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Twelfth Night - Analysis of Malvolio in Act three, Scene four.

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Sam Tuke Twelfth Night: Analysis of Malvolio in Act three, Scene four. Having received a letter from his baiters, chaos ensues as Malvolio effects the supposed will of his love, Olivia. The scene opens as Olivia has sent for Cesario, despite that she said she wouldn't see anymore of him, and so as she discusses the humiliating situation she has got herself into with Maria, she is feeling rather embarrassed. 'I have sent after him; he says he'll come'. She is talking about Cesario and Malvolio. Whilst Olivia is contemplating her situation Malvolio arrives, and we see him for the first time as his reformed self. This is not a good time for Olivia to deal with such a situation, but Malvolio is already into his new happy entertaining act. 'Does he rave?' enquires Olivia, only half interested. When Maria says 'He does nothing but smile' it just shows how unsuitable he is for Olivia to discuss with such a matter. The sadness which Olivia continually refers to incidentally, is the sadness brought about by her unrequited love for Cesario. ...read more.


Things are about to come to a head after: Malvolio: 'Remember who commanded thy yellow stockings' Olivia: 'Thy yellow stockings'? Malvolio: 'And wished to see thee cross-gartered.' Olivia: 'Cross gartered'? Malvolio: 'Go to, thou art made, if thou desirest to be so' Olivia: 'Am I made'? Malvolio: 'If not let me see thee a servant still.' Olivia: 'Why, this is very midsummer madness' But alas then a servant enters and disrupts the mental flow of things, and the farce continues. Also it is a very strange thing for Olivia to say 'midsummer madness' as it is totally the opposite, it is after all the twelfth night! This may show how flustered she is. When she has no choice but to leave the Malvolio situation, she says to Maria 'let...my people have special care of him'. This show her like and respect for Malvolio, and that she cares for him even in his madness, after all he has been a good servant for her for a long time. In Malvolios following speech much irony and humor on Shakespeare's part are to be found. ...read more.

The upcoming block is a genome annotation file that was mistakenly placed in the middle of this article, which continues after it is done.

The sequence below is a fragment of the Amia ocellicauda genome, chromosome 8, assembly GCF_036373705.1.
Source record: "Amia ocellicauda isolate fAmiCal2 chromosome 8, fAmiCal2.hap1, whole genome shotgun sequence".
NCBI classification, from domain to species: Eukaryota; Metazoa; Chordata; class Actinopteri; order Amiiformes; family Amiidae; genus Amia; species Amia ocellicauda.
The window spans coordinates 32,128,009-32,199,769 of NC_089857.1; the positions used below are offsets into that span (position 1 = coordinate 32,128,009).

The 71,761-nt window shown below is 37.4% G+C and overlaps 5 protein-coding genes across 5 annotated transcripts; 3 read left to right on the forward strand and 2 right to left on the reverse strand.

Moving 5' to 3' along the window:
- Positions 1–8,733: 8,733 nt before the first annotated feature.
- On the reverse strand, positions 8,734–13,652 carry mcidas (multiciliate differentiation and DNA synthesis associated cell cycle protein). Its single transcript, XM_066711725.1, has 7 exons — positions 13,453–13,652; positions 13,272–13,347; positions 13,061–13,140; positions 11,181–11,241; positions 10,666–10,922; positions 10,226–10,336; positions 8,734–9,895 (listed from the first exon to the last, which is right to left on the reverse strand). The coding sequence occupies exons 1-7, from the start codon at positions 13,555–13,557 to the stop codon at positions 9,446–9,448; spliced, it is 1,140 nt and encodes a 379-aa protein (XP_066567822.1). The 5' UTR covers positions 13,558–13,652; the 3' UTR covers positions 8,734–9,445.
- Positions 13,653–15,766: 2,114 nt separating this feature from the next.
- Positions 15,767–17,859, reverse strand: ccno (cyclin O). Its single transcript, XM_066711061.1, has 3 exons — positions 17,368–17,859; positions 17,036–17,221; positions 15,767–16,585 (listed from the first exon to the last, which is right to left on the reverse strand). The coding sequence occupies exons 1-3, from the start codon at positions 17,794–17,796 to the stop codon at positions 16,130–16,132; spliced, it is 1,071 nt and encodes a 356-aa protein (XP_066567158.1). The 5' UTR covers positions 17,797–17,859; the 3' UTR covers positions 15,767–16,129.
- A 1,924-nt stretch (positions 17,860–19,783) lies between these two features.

Malvolio doesn't realize what implications these goings on can have on him, and make little objection when Fabian suggests that a urine sample be taken for diagnosis. Malvolio is a little roused when Sir Toby addresses him as a 'chuck', i.e. a chicken. 'Go hang yourselves all' Malvolio pompously states when he begins to feel a little outnumbered and uncomfortable. 'His very genius hath taken the infection of the device' I think that by this Sir Toby means that Malvolios brain has been taken over with love for Olivia, and the result is madness. Now its Sir Toby's turn to be pompous as he arrogantly tries to take over Gods role: 'we may carry it thus, for our pleasure and his penance' for a penance is invalid unless the person wants to repent. At the last word from Malvolio in this scene, he is a little disgruntled by all the talk of madness, but is still on a high from Olivia's supposed affections, and so is yet far from realizing what is soon to befall him. Where he not so indignant, pompous and stubborn to Sir Toby then perhaps things wouldn't have worked out so badly for him, but then thing wouldn't have ended up so entertaining either. ...read more.

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